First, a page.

“Come on Pa, walk faster, we need to get off the tracks before the train comes,” said Mir.
“Yes, Pa. We’ll get you all patched up and healed once we’re there. The plague won’t get to us, we’ll live,” said Vir, hacking and coughing even as he smiled at the frail figure of his father trudging along on the snaking railroad.
“I’m walking-” cough, “- I’m walking,” their dad muttered feebly.
That’s when they heard the horn of the train, trumpeting loudly as it rolled forth like a juggernaut in the lonely woods, roiling smoke left in its wake.
“Faster, pa, faster,” said the younger son. “The train’s approaching, we need to leave the tracks!”
The elder son did not say anything, he only increased his efforts to pull and push their father sideways, trying to find a clearing to the side where they could hide from the incoming behemoth of smoke, steel and iron.
Alas, there was no such clearing, no hidey-hole to be found.
The gargantuan beast moved closer, ever closer, screeching and screaming as it devoured the tracks.
The family of three looked around wildly, but there was no escape. Death was here. It was everywhere, all pervading, and none could escape its clutches.
And then the Locomotive swept over the three travellers, with Death claiming the last of the villagers trying to flee its ice cold grasp.
Slowly, softly, the noise of the engine and the trumpeting horn of the locomotive receded and faded, moving off to destinations unknown.
…And the ghosts of the three travellers woke once again on the railroad, as they had for the past hundred years. Lost to time, lost to life, lost to death. Eternally riding on the railroad of the in-between, forever forsaken.
They had escaped the clutches of death, but peace was forever lost to these haunted souls, now haunting the forlorn railroad, hapless victims to Locomotive breath.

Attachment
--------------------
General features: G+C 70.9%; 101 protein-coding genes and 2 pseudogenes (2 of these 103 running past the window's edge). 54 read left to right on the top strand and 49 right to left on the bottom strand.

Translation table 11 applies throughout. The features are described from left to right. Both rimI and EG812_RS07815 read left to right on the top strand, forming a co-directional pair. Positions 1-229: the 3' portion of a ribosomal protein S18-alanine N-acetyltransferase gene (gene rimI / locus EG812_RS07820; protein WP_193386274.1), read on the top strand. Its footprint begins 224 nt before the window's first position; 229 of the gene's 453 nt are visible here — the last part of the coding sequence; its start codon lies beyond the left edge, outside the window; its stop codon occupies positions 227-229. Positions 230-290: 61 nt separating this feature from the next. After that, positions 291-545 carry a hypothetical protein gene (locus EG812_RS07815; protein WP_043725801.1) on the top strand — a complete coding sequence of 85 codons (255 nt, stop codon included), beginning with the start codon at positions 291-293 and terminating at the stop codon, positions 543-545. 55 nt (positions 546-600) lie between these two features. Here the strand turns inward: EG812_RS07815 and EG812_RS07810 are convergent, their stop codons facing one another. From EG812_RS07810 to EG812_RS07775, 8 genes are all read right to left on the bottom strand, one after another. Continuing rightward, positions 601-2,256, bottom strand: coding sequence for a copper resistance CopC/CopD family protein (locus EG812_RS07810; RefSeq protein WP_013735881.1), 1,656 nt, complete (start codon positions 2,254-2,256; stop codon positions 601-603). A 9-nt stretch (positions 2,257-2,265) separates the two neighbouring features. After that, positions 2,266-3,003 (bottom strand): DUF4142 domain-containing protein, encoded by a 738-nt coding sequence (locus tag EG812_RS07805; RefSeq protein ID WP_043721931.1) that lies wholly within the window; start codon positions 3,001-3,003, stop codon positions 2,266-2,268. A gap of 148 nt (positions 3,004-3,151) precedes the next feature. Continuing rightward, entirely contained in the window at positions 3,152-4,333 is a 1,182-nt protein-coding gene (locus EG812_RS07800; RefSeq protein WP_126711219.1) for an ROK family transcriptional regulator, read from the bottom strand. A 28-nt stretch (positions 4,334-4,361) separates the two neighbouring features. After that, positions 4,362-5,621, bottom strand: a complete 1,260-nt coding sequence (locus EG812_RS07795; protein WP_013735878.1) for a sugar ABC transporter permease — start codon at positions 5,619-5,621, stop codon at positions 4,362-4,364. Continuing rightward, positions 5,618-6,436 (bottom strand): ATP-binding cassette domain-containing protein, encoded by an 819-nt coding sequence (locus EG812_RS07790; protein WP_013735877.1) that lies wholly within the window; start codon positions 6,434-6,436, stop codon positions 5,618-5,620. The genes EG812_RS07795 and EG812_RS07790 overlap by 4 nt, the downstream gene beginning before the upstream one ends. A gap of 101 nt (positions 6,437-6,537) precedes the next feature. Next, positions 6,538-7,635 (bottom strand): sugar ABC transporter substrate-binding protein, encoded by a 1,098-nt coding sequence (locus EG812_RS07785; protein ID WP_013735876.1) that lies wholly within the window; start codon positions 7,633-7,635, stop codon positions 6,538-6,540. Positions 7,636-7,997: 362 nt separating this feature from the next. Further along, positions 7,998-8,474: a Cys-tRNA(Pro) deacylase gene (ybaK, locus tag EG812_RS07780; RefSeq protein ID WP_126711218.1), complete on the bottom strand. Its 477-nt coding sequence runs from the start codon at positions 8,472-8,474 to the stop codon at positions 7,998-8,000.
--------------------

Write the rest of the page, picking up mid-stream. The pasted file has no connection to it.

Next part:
P.S. – Yes, the title ‘Locomotive Breath’ is a reference to Jethro Tull’s song of the same name. Tip of the hat to all those who got it.
A Story written by me long ago, in a time much different from this one, in what could have been a different age, though it’s been but 5 years to that pleasantly cool morning. Earlier called ‘The Silent Wanderer’, it’s now been rechristened to ‘Wanderer of the Scorching Sands’.
The hot sun blazed overhead, searing the skin, and the hot sand burned Rickard’s bare feet. Wrapped in black samurai clothing, he cut a lone figure in the flaming land. On closer look, one would have noticed that his clothing was ripped and blood stained. Feet red with blood, he walked on. Deeming his cloak to be useless – it was torn and provided no protection in the wild wind, flailing away – he threw it off, exposing a muscled and agile torso beneath.
Eyes burning with hate, he walked on, carving a new path along the shifting dunes. Moving towards his destination, he prodded forward on sheer force of will. No end in sight yet with an end in mind, he walked on. After a lengthy march, having walked a hundred leagues, he reached his destination. The cursed village of Dominica was in sight. Cursed because he was born there. Cursed because he had come back alive, leaving a trail of blood in his wake. He had tried to help them once, and he had been rejected. His helping hands had been taken for those of a demon and rejected by the council head of the village.
A hooded figure stood at the gates, approaching him, he whispered, “Good day, Maticus.”